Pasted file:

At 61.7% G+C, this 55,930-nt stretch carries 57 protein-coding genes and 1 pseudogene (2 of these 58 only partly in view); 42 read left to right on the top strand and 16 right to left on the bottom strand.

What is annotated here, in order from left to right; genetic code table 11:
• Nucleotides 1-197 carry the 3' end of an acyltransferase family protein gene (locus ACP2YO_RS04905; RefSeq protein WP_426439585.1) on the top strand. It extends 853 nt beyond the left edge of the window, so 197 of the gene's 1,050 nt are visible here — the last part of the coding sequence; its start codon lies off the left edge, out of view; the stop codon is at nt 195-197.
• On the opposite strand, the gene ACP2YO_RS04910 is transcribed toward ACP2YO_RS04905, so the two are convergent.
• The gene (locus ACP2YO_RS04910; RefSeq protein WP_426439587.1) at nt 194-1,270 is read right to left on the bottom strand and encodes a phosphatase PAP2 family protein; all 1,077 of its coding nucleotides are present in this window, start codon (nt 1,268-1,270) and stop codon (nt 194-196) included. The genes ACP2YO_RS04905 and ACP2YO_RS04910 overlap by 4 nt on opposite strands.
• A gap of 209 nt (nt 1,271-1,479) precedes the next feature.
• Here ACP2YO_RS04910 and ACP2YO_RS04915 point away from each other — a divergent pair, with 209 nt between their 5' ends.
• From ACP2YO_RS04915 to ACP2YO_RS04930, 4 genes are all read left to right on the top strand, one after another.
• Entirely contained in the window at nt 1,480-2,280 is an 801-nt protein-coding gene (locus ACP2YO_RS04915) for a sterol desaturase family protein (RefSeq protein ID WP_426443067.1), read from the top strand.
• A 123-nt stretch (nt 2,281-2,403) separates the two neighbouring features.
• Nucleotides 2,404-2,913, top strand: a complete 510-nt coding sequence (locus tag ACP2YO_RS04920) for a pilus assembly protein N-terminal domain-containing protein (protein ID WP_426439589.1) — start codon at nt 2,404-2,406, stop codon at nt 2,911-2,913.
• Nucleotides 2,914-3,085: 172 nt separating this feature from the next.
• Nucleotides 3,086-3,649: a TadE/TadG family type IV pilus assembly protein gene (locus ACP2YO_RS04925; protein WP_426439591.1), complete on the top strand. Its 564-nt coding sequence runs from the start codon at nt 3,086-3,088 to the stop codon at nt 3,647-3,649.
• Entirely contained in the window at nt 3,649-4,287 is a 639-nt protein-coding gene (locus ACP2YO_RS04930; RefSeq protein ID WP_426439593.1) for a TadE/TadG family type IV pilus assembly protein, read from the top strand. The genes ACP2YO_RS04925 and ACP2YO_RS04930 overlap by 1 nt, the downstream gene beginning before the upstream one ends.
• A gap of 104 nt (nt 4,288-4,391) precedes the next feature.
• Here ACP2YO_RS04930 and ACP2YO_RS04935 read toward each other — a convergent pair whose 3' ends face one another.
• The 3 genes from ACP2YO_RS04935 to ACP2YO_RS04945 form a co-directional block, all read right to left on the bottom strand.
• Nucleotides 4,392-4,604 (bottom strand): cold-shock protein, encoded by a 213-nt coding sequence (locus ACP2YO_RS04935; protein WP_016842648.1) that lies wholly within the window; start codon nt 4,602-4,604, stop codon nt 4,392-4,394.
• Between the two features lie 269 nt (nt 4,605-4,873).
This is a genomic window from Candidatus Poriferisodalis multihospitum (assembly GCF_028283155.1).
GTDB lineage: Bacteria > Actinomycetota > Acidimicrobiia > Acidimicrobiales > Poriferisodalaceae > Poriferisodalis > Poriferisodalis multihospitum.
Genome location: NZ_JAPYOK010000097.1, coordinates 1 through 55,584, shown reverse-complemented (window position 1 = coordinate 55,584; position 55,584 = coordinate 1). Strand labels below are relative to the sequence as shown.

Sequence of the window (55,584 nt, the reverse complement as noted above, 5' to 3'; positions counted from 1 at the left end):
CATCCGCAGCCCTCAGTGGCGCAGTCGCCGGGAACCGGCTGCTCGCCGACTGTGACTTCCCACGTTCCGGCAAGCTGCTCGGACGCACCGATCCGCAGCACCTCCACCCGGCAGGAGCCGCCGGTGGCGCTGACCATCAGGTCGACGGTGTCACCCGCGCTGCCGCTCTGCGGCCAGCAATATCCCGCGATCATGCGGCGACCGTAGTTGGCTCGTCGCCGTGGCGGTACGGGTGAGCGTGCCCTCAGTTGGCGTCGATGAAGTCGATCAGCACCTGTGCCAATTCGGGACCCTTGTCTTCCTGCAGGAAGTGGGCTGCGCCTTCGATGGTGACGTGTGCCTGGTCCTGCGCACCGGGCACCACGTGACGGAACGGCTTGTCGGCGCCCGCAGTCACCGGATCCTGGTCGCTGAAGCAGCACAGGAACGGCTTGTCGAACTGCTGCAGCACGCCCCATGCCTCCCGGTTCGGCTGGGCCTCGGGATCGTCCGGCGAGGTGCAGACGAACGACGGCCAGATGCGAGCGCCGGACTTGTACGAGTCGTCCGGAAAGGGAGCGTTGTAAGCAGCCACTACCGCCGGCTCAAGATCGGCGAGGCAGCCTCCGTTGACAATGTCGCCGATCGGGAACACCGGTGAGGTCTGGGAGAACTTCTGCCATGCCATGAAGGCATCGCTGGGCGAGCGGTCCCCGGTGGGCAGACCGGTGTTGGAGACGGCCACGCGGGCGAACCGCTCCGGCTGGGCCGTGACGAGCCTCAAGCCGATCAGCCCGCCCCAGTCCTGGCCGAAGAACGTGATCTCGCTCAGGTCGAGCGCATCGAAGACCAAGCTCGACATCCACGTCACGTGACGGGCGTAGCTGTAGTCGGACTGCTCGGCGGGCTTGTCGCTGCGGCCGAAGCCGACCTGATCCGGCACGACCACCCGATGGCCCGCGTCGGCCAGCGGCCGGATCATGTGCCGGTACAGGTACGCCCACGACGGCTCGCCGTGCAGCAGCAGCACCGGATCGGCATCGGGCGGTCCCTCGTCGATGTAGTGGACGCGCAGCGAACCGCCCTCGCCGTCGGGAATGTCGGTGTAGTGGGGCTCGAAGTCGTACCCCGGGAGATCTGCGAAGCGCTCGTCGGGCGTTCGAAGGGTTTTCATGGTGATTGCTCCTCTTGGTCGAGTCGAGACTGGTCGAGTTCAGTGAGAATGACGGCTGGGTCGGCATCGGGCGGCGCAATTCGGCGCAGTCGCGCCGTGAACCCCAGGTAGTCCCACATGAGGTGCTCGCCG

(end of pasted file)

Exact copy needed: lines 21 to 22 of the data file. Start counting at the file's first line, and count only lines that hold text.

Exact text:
GTDB lineage: Bacteria > Actinomycetota > Acidimicrobiia > Acidimicrobiales > Poriferisodalaceae > Poriferisodalis > Poriferisodalis multihospitum.
Genome location: NZ_JAPYOK010000097.1, coordinates 1 through 55,584, shown reverse-complemented (window position 1 = coordinate 55,584; position 55,584 = coordinate 1). Strand labels below are relative to the sequence as shown.